Natural resource management in the Mekong subregion: What factors drive and influence decisions?

Natural resource management in the Mekong subregion:  What factors drive and influence decisions?

The Indonesian and Southeast Asia Studies Group invites you to
 
Natural resource management in the Mekong subregion:  What factors drive and influence decisions?
 
Presented by:  Andrea Haefner, PhD Candidate, School of Government and International Relations, Griffith University 
 
Natural resources and especially water governance plays a major role in the Mekong subregion affecting 70 million people living on the river banks. The Mekong River is the largest river in Southeast Asia and the eighth largest in the world. It has enormous economic and ecological resources as well as political significance extending to the six riparian countries (China, Myanmar, Lao PDR, Thailand, Cambodia and Vietnam). The Mekong region is facing a steady increase in hydropower projects in recent years as a result of rapid economic development of the riparians fostering the need for cheap and renewable energy. The Lao PDR plays a pivotal role in these developments as it is one of the poorest countries in the region which has a geographical beneficial role for hydropower expansion. 
 
The central question of this presentation will focus on the key factors driving decision-making regarding large infrastructure projects and its impact on the region. It will do so by using the Xayaburi dam in the Lao PDR– the first mainstream dam on the Lower Mekong – as a case study and will highlight some of the key challenges regarding natural resource management linked to the role of power distribution and regional institutions.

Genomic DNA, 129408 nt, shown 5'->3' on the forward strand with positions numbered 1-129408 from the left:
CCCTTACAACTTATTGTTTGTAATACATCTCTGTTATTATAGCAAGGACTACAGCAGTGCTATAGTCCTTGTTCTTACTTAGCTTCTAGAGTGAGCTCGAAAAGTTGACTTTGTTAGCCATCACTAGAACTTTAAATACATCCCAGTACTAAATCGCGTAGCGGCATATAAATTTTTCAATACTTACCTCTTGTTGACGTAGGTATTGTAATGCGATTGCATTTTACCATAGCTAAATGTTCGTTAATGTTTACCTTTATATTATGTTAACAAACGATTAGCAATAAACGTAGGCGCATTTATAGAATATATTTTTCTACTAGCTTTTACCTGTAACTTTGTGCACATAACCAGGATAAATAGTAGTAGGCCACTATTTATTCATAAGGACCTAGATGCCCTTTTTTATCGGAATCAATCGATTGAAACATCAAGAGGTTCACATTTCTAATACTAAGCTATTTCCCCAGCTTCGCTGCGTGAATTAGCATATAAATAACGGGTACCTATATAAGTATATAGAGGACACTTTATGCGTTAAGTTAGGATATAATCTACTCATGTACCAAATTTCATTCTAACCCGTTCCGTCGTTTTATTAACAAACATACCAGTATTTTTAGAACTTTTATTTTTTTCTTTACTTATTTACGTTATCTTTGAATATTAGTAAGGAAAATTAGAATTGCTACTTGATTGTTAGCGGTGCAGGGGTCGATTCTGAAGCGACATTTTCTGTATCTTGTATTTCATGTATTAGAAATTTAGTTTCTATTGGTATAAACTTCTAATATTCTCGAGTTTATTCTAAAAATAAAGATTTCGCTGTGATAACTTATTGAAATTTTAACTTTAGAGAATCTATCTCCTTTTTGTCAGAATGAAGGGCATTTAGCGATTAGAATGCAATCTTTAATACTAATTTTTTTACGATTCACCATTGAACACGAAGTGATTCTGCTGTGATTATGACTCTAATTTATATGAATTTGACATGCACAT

Andrea Haefner recently submitted her PhD at the School of Government and International Relations at Griffith University. Her research focuses on international relations in the Asia Pacific region, with a specific interest in the Mekong subregion. Her research looks at the salient changes in the Asia Pacific‘s security patterns and the rise of non-traditional security issues on the region’s security agenda.  Andrea’s PhD thesis is on transnational river basins (the Mekong, Danube and La Plata River Basins) and examines the potential for balanced cooperation in asymmetrical power relations with a focus on the role of institutions. Andrea previously worked with the German local government and international organizations in Southeast Asia. 
 
- Friday 12 June 2015
- Griffith University, Nathan campus, Macrossan Building (N16), meeting room 1.44
- 2:30 – 4:00pm
     
Numbers are limited and reservations are essential.  To RSVP contact Natasha Vary on (07) 3735 5322 or events-gai@griffith.edu.au by 5.00pm Wednesday 10 June 2015.
 
The Indonesian and Southeast Asia Studies Group provides an informal but informative forum to hear relevant interpretations on developments in Southeast Asia. It is jointly hosted by The Griffith Asia Institute, Griffith University, and the School of Political Science and International Studies, and School of History, Philosophy, Religion and Classics, University of Queensland.
 

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